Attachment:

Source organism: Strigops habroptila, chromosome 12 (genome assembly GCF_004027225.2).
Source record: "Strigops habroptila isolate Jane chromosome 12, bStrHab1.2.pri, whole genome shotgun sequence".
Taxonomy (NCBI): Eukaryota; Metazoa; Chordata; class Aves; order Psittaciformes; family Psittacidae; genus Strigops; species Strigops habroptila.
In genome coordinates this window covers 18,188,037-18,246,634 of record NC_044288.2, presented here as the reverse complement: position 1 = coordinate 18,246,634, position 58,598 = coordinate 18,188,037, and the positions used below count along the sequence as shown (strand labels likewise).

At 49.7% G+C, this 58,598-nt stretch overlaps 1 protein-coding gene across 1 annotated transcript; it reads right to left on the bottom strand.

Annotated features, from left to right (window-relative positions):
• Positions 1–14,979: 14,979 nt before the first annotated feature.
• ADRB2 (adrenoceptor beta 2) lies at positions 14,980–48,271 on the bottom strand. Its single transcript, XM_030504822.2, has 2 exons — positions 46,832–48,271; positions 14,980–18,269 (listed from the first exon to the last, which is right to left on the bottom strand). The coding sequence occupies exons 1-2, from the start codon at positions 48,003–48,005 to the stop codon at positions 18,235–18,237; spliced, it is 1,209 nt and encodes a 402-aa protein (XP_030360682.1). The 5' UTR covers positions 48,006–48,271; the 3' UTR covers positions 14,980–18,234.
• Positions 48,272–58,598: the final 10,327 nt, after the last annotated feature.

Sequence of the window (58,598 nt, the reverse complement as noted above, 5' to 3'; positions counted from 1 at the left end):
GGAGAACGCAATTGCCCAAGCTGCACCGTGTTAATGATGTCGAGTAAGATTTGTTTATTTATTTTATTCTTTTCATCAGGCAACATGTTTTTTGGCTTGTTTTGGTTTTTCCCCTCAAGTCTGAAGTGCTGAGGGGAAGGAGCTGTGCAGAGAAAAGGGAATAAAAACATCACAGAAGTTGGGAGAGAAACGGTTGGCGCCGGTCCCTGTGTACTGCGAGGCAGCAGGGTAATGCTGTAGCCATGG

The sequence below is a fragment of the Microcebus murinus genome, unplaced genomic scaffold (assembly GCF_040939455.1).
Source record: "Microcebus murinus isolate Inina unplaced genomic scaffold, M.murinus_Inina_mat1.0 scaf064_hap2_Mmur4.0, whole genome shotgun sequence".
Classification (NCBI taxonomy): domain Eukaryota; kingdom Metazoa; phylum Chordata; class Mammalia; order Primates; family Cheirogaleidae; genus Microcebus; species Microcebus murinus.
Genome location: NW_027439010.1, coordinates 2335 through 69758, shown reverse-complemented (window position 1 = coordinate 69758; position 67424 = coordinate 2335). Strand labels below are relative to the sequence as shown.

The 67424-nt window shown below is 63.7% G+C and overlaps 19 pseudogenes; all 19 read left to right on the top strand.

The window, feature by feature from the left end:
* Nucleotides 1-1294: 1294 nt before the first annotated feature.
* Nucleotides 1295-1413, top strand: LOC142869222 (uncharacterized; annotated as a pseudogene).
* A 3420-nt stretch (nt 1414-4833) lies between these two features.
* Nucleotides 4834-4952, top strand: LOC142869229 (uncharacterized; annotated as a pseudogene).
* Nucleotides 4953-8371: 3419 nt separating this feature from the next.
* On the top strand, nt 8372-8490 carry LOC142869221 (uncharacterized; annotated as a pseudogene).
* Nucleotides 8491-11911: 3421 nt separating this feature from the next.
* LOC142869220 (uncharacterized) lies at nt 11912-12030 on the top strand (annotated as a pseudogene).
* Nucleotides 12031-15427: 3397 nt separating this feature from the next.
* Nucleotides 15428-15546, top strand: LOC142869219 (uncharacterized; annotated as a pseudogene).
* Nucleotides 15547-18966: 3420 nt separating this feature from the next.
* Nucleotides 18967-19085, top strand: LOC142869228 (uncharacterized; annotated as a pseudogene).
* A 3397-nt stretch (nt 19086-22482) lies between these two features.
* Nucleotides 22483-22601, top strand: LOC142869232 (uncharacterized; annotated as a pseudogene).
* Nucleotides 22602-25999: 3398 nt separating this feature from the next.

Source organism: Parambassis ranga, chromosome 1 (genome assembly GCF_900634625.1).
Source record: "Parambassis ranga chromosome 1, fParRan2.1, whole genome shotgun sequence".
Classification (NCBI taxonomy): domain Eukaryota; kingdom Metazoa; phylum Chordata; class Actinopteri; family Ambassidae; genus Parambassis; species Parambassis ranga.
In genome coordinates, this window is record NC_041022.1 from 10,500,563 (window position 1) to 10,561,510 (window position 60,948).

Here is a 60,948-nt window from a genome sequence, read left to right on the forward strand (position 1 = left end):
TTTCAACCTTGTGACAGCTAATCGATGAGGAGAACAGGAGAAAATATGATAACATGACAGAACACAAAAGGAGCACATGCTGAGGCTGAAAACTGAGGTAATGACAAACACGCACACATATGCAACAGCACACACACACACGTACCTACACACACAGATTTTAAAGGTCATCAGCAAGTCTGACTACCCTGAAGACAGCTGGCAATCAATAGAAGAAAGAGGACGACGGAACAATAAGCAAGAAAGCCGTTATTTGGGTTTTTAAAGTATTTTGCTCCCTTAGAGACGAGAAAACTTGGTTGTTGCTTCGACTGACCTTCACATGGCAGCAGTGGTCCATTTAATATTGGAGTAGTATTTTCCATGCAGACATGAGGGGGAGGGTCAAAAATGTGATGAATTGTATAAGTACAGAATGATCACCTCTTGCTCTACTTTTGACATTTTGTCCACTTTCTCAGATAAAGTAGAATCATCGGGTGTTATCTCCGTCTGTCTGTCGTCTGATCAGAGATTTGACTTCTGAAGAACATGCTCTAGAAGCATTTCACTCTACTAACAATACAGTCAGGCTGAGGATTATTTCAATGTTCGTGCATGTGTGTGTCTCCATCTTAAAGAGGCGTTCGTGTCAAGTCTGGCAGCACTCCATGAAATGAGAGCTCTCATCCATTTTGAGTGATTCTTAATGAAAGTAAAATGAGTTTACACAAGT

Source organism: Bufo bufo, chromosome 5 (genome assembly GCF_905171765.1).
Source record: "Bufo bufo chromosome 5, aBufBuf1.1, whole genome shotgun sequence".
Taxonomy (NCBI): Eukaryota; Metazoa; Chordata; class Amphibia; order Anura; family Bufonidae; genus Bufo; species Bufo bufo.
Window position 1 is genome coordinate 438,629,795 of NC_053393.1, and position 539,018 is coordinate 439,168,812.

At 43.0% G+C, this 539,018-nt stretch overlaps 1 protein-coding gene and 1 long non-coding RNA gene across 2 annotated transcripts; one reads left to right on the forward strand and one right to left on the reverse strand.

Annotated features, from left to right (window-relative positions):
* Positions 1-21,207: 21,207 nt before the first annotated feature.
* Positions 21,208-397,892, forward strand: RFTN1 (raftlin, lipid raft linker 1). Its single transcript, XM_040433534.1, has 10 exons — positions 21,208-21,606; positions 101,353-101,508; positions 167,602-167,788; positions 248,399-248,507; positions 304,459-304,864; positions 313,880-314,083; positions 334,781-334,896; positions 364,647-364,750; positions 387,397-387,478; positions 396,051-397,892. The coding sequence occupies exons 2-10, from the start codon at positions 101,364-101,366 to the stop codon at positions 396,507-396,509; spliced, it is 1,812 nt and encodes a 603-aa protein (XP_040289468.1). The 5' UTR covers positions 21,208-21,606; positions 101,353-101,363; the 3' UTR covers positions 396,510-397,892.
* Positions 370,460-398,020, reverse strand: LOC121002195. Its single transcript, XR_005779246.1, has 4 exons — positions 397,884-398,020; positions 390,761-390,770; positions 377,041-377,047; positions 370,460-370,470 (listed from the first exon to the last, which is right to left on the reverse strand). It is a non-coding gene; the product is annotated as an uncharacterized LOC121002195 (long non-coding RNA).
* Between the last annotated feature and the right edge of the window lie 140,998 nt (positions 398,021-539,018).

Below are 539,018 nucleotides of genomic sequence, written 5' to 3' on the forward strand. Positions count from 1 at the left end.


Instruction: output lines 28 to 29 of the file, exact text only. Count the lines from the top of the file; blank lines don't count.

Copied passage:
* Nucleotides 15547-18966: 3420 nt separating this feature from the next.
* Nucleotides 18967-19085, top strand: LOC142869228 (uncharacterized; annotated as a pseudogene).